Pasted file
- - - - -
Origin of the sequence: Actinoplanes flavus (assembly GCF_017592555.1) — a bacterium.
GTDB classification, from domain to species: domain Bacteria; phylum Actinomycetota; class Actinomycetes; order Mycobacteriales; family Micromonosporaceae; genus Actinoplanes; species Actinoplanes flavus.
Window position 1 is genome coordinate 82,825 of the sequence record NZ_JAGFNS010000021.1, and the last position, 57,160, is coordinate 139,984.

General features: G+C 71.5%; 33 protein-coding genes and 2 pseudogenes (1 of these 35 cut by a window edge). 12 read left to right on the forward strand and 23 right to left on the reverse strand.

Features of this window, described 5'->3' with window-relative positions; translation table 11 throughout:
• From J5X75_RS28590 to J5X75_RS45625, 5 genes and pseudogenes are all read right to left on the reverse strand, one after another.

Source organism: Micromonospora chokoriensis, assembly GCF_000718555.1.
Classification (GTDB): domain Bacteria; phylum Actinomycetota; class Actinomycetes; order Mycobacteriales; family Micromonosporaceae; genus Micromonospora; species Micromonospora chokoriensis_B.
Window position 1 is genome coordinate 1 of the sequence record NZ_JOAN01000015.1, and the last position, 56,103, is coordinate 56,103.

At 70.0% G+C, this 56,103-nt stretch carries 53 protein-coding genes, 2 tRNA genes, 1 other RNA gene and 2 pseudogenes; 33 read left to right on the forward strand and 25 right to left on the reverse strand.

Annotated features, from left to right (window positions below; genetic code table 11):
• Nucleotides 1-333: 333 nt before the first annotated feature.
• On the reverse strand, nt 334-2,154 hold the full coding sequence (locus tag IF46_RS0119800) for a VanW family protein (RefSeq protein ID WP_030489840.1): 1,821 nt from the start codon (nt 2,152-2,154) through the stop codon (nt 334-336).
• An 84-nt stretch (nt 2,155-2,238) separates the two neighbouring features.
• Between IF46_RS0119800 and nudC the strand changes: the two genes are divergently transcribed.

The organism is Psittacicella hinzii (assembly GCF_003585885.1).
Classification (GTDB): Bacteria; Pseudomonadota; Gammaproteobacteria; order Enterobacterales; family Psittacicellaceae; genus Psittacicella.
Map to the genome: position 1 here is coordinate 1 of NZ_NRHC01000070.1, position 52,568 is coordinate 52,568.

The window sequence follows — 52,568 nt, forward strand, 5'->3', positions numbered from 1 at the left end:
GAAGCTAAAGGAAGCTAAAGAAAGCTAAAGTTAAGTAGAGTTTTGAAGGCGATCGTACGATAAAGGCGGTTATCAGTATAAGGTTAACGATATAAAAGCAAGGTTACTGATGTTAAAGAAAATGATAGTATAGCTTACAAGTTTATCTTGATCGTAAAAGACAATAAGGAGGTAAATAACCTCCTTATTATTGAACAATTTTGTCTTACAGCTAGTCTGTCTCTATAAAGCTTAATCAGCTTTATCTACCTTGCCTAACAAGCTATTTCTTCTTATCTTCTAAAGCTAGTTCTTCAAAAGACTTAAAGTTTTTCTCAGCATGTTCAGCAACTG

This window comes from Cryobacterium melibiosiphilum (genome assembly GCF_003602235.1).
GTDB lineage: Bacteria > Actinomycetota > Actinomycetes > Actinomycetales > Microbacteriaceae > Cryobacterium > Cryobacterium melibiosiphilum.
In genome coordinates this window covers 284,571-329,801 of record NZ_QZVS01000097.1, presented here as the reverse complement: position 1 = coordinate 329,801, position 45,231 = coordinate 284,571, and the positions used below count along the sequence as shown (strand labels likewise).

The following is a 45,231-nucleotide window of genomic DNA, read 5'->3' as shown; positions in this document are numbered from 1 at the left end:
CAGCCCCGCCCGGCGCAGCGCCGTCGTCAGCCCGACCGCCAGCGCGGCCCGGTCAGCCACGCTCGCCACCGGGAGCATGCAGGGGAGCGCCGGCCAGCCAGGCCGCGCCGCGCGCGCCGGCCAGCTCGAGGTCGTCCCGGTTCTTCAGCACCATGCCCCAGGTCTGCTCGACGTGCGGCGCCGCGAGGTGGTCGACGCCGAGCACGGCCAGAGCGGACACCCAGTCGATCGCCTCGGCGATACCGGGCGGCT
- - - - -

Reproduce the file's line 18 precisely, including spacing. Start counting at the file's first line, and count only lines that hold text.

Map to the genome: position 1 here is coordinate 1 of NZ_NRHC01000070.1, position 52,568 is coordinate 52,568.